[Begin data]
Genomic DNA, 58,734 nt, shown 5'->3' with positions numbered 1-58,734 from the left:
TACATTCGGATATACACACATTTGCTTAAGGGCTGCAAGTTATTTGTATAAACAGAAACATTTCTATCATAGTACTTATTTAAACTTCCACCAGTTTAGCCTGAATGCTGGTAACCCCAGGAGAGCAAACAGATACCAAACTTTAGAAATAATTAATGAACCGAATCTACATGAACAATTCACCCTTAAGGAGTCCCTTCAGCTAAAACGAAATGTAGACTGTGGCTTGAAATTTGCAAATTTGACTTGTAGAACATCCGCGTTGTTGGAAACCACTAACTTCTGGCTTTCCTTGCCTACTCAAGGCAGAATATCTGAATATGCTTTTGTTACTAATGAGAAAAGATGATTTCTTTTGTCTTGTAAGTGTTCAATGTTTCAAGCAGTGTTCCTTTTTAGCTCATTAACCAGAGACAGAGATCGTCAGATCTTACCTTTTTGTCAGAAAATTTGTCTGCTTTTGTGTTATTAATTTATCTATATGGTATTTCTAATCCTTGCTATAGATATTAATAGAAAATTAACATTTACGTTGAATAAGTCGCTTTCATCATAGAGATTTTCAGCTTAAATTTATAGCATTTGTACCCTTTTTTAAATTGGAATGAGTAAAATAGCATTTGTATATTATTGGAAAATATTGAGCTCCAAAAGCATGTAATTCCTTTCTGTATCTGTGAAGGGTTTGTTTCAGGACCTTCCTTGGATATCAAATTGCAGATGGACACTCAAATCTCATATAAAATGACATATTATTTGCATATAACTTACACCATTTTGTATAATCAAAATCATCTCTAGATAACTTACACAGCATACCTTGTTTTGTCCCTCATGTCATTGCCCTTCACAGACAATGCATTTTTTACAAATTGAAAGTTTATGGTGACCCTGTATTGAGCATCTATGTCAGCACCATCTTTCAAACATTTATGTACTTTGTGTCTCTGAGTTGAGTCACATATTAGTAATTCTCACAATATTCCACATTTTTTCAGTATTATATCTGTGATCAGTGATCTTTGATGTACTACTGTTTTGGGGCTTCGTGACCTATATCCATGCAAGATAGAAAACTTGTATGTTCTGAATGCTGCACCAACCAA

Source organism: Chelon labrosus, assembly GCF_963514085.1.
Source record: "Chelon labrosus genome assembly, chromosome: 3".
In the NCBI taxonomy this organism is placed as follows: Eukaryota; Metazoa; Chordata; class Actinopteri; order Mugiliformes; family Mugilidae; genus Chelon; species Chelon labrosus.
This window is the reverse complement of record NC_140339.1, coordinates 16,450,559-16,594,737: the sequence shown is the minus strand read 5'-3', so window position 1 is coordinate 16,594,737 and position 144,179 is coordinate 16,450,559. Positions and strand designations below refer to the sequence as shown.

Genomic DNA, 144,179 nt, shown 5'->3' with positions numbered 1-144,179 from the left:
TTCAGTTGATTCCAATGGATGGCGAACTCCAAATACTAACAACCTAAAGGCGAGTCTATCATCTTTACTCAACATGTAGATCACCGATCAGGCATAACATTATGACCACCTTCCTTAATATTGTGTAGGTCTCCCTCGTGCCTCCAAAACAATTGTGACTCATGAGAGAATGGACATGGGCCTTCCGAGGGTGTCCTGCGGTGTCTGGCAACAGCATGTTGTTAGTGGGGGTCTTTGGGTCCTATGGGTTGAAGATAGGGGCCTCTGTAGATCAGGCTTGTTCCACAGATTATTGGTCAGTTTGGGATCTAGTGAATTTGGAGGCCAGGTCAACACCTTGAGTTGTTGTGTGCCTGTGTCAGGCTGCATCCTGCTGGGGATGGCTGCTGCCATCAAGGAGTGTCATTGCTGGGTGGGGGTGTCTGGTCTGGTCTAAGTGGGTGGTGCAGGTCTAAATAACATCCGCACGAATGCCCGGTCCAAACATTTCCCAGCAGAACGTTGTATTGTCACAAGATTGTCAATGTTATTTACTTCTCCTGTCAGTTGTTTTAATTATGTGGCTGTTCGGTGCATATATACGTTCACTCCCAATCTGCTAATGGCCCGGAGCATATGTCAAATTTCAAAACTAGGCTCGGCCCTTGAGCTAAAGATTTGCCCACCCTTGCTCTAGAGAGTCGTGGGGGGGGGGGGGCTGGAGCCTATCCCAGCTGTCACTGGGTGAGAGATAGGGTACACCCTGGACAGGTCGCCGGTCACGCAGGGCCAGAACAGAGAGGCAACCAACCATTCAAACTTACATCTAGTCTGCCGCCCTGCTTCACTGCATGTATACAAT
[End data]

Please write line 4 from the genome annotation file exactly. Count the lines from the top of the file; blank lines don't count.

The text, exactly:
Source record: "Chelon labrosus genome assembly, chromosome: 3".